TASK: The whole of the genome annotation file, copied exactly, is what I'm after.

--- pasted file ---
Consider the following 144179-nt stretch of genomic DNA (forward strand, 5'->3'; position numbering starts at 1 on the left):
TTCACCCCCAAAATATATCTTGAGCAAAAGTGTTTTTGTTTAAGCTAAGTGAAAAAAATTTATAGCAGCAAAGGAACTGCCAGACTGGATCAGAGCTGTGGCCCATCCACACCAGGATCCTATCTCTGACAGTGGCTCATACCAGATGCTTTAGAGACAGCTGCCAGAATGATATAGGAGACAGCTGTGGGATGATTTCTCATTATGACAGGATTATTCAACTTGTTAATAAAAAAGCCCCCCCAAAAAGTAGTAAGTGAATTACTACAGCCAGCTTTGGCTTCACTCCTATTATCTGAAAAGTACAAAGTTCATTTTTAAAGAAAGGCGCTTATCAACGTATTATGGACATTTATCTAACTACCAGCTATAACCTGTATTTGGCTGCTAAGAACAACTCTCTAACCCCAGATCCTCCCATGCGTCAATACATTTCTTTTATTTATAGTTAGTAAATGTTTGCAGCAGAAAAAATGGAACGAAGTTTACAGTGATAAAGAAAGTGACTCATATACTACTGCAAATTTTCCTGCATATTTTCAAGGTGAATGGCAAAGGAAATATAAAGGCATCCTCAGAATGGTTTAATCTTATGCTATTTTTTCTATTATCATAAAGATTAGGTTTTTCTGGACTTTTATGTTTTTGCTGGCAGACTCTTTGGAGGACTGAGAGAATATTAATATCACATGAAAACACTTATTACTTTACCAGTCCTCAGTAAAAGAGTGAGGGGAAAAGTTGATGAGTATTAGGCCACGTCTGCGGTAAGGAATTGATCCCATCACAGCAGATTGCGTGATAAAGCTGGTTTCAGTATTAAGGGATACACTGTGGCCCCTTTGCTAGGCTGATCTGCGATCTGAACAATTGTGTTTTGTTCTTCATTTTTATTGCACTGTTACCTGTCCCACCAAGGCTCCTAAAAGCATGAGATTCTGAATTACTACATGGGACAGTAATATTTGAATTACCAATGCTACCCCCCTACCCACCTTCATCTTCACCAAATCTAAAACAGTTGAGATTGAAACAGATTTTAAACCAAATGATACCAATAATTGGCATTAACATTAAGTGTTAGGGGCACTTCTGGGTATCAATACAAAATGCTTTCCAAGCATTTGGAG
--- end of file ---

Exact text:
Consider the following 144179-nt stretch of genomic DNA (forward strand, 5'->3'; position numbering starts at 1 on the left):
TTCACCCCCAAAATATATCTTGAGCAAAAGTGTTTTTGTTTAAGCTAAGTGAAAAAAATTTATAGCAGCAAAGGAACTGCCAGACTGGATCAGAGCTGTGGCCCATCCACACCAGGATCCTATCTCTGACAGTGGCTCATACCAGATGCTTTAGAGACAGCTGCCAGAATGATATAGGAGACAGCTGTGGGATGATTTCTCATTATGACAGGATTATTCAACTTGTTAATAAAAAAGCCCCCCCAAAAAGTAGTAAGTGAATTACTACAGCCAGCTTTGGCTTCACTCCTATTATCTGAAAAGTACAAAGTTCATTTTTAAAGAAAGGCGCTTATCAACGTATTATGGACATTTATCTAACTACCAGCTATAACCTGTATTTGGCTGCTAAGAACAACTCTCTAACCCCAGATCCTCCCATGCGTCAATACATTTCTTTTATTTATAGTTAGTAAATGTTTGCAGCAGAAAAAATGGAACGAAGTTTACAGTGATAAAGAAAGTGACTCATATACTACTGCAAATTTTCCTGCATATTTTCAAGGTGAATGGCAAAGGAAATATAAAGGCATCCTCAGAATGGTTTAATCTTATGCTATTTTTTCTATTATCATAAAGATTAGGTTTTTCTGGACTTTTATGTTTTTGCTGGCAGACTCTTTGGAGGACTGAGAGAATATTAATATCACATGAAAACACTTATTACTTTACCAGTCCTCAGTAAAAGAGTGAGGGGAAAAGTTGATGAGTATTAGGCCACGTCTGCGGTAAGGAATTGATCCCATCACAGCAGATTGCGTGATAAAGCTGGTTTCAGTATTAAGGGATACACTGTGGCCCCTTTGCTAGGCTGATCTGCGATCTGAACAATTGTGTTTTGTTCTTCATTTTTATTGCACTGTTACCTGTCCCACCAAGGCTCCTAAAAGCATGAGATTCTGAATTACTACATGGGACAGTAATATTTGAATTACCAATGCTACCCCCCTACCCACCTTCATCTTCACCAAATCTAAAACAGTTGAGATTGAAACAGATTTTAAACCAAATGATACCAATAATTGGCATTAACATTAAGTGTTAGGGGCACTTCTGGGTATCAATACAAAATGCTTTCCAAGCATTTGGAG